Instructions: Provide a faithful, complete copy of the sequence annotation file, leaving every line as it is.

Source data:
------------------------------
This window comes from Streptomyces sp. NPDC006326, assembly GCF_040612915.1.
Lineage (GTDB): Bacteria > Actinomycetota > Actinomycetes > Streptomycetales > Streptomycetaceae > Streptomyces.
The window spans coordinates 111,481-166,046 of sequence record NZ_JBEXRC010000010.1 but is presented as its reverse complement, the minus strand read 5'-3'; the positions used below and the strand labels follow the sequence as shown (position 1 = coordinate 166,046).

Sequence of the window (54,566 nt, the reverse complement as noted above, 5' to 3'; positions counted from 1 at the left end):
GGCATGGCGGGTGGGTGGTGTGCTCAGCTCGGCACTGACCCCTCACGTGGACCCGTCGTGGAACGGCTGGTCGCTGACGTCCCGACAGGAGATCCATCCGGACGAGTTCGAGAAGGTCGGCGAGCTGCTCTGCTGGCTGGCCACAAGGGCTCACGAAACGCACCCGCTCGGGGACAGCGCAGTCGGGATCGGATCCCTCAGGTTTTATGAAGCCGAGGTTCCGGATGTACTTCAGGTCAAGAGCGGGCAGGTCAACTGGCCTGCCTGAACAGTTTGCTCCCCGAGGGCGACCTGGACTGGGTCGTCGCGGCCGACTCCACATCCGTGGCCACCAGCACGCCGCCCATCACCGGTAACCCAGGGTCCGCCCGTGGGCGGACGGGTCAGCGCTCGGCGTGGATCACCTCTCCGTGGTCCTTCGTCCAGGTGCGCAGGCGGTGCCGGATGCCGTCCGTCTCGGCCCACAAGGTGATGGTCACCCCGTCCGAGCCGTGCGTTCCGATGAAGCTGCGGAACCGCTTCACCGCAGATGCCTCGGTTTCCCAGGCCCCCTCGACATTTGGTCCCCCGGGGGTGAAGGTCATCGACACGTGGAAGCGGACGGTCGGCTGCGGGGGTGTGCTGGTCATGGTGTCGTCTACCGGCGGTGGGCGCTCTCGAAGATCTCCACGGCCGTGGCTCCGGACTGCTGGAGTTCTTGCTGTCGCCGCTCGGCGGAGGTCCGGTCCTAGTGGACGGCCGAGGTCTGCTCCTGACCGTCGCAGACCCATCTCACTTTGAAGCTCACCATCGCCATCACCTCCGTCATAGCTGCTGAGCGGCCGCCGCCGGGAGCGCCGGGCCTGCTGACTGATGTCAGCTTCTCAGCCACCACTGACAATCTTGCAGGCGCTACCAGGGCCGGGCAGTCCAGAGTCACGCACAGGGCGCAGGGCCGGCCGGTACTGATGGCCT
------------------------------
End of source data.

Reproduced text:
This window comes from Streptomyces sp. NPDC006326, assembly GCF_040612915.1.
Lineage (GTDB): Bacteria > Actinomycetota > Actinomycetes > Streptomycetales > Streptomycetaceae > Streptomyces.
The window spans coordinates 111,481-166,046 of sequence record NZ_JBEXRC010000010.1 but is presented as its reverse complement, the minus strand read 5'-3'; the positions used below and the strand labels follow the sequence as shown (position 1 = coordinate 166,046).

Sequence of the window (54,566 nt, the reverse complement as noted above, 5' to 3'; positions counted from 1 at the left end):
GGCATGGCGGGTGGGTGGTGTGCTCAGCTCGGCACTGACCCCTCACGTGGACCCGTCGTGGAACGGCTGGTCGCTGACGTCCCGACAGGAGATCCATCCGGACGAGTTCGAGAAGGTCGGCGAGCTGCTCTGCTGGCTGGCCACAAGGGCTCACGAAACGCACCCGCTCGGGGACAGCGCAGTCGGGATCGGATCCCTCAGGTTTTATGAAGCCGAGGTTCCGGATGTACTTCAGGTCAAGAGCGGGCAGGTCAACTGGCCTGCCTGAACAGTTTGCTCCCCGAGGGCGACCTGGACTGGGTCGTCGCGGCCGACTCCACATCCGTGGCCACCAGCACGCCGCCCATCACCGGTAACCCAGGGTCCGCCCGTGGGCGGACGGGTCAGCGCTCGGCGTGGATCACCTCTCCGTGGTCCTTCGTCCAGGTGCGCAGGCGGTGCCGGATGCCGTCCGTCTCGGCCCACAAGGTGATGGTCACCCCGTCCGAGCCGTGCGTTCCGATGAAGCTGCGGAACCGCTTCACCGCAGATGCCTCGGTTTCCCAGGCCCCCTCGACATTTGGTCCCCCGGGGGTGAAGGTCATCGACACGTGGAAGCGGACGGTCGGCTGCGGGGGTGTGCTGGTCATGGTGTCGTCTACCGGCGGTGGGCGCTCTCGAAGATCTCCACGGCCGTGGCTCCGGACTGCTGGAGTTCTTGCTGTCGCCGCTCGGCGGAGGTCCGGTCCTAGTGGACGGCCGAGGTCTGCTCCTGACCGTCGCAGACCCATCTCACTTTGAAGCTCACCATCGCCATCACCTCCGTCATAGCTGCTGAGCGGCCGCCGCCGGGAGCGCCGGGCCTGCTGACTGATGTCAGCTTCTCAGCCACCACTGACAATCTTGCAGGCGCTACCAGGGCCGGGCAGTCCAGAGTCACGCACAGGGCGCAGGGCCGGCCGGTACTGATGGCCT